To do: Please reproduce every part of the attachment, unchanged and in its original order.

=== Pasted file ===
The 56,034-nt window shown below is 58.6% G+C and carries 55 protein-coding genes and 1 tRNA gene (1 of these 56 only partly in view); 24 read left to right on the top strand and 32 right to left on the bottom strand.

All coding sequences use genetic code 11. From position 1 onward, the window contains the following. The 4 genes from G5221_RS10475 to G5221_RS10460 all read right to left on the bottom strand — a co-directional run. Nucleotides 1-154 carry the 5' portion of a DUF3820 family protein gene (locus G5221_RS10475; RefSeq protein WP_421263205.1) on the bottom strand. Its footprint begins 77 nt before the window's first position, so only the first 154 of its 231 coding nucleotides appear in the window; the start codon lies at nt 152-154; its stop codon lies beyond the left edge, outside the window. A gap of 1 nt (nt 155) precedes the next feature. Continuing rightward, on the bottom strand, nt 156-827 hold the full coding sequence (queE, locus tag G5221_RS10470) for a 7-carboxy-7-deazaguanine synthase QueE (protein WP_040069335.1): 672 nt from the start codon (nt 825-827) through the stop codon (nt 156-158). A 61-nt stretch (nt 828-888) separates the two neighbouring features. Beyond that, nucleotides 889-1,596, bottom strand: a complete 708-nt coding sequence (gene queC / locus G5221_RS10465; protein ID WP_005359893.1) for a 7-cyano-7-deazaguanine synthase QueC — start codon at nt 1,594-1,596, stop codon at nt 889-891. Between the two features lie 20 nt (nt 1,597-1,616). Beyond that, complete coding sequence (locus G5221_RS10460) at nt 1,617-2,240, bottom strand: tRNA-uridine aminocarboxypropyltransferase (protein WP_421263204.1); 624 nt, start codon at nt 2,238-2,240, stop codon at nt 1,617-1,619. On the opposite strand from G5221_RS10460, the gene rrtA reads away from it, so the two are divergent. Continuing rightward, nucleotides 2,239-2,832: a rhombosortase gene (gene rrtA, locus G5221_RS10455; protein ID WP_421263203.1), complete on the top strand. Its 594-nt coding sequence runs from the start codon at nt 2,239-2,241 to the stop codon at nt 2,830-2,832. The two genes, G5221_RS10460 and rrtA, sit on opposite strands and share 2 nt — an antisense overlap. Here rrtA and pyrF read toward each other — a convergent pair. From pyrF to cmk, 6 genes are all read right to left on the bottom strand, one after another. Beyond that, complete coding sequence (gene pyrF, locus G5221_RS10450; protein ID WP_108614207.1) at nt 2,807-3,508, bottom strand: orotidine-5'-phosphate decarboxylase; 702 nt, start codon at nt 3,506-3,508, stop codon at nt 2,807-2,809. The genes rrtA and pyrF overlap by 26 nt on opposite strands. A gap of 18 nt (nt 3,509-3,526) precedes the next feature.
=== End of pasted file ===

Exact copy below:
The 56,034-nt window shown below is 58.6% G+C and carries 55 protein-coding genes and 1 tRNA gene (1 of these 56 only partly in view); 24 read left to right on the top strand and 32 right to left on the bottom strand.

All coding sequences use genetic code 11. From position 1 onward, the window contains the following. The 4 genes from G5221_RS10475 to G5221_RS10460 all read right to left on the bottom strand — a co-directional run. Nucleotides 1-154 carry the 5' portion of a DUF3820 family protein gene (locus G5221_RS10475; RefSeq protein WP_421263205.1) on the bottom strand. Its footprint begins 77 nt before the window's first position, so only the first 154 of its 231 coding nucleotides appear in the window; the start codon lies at nt 152-154; its stop codon lies beyond the left edge, outside the window. A gap of 1 nt (nt 155) precedes the next feature. Continuing rightward, on the bottom strand, nt 156-827 hold the full coding sequence (queE, locus tag G5221_RS10470) for a 7-carboxy-7-deazaguanine synthase QueE (protein WP_040069335.1): 672 nt from the start codon (nt 825-827) through the stop codon (nt 156-158). A 61-nt stretch (nt 828-888) separates the two neighbouring features. Beyond that, nucleotides 889-1,596, bottom strand: a complete 708-nt coding sequence (gene queC / locus G5221_RS10465; protein ID WP_005359893.1) for a 7-cyano-7-deazaguanine synthase QueC — start codon at nt 1,594-1,596, stop codon at nt 889-891. Between the two features lie 20 nt (nt 1,597-1,616). Beyond that, complete coding sequence (locus G5221_RS10460) at nt 1,617-2,240, bottom strand: tRNA-uridine aminocarboxypropyltransferase (protein WP_421263204.1); 624 nt, start codon at nt 2,238-2,240, stop codon at nt 1,617-1,619. On the opposite strand from G5221_RS10460, the gene rrtA reads away from it, so the two are divergent. Continuing rightward, nucleotides 2,239-2,832: a rhombosortase gene (gene rrtA, locus G5221_RS10455; protein ID WP_421263203.1), complete on the top strand. Its 594-nt coding sequence runs from the start codon at nt 2,239-2,241 to the stop codon at nt 2,830-2,832. The two genes, G5221_RS10460 and rrtA, sit on opposite strands and share 2 nt — an antisense overlap. Here rrtA and pyrF read toward each other — a convergent pair. From pyrF to cmk, 6 genes are all read right to left on the bottom strand, one after another. Beyond that, complete coding sequence (gene pyrF, locus G5221_RS10450; protein ID WP_108614207.1) at nt 2,807-3,508, bottom strand: orotidine-5'-phosphate decarboxylase; 702 nt, start codon at nt 3,506-3,508, stop codon at nt 2,807-2,809. The genes rrtA and pyrF overlap by 26 nt on opposite strands. A gap of 18 nt (nt 3,509-3,526) precedes the next feature.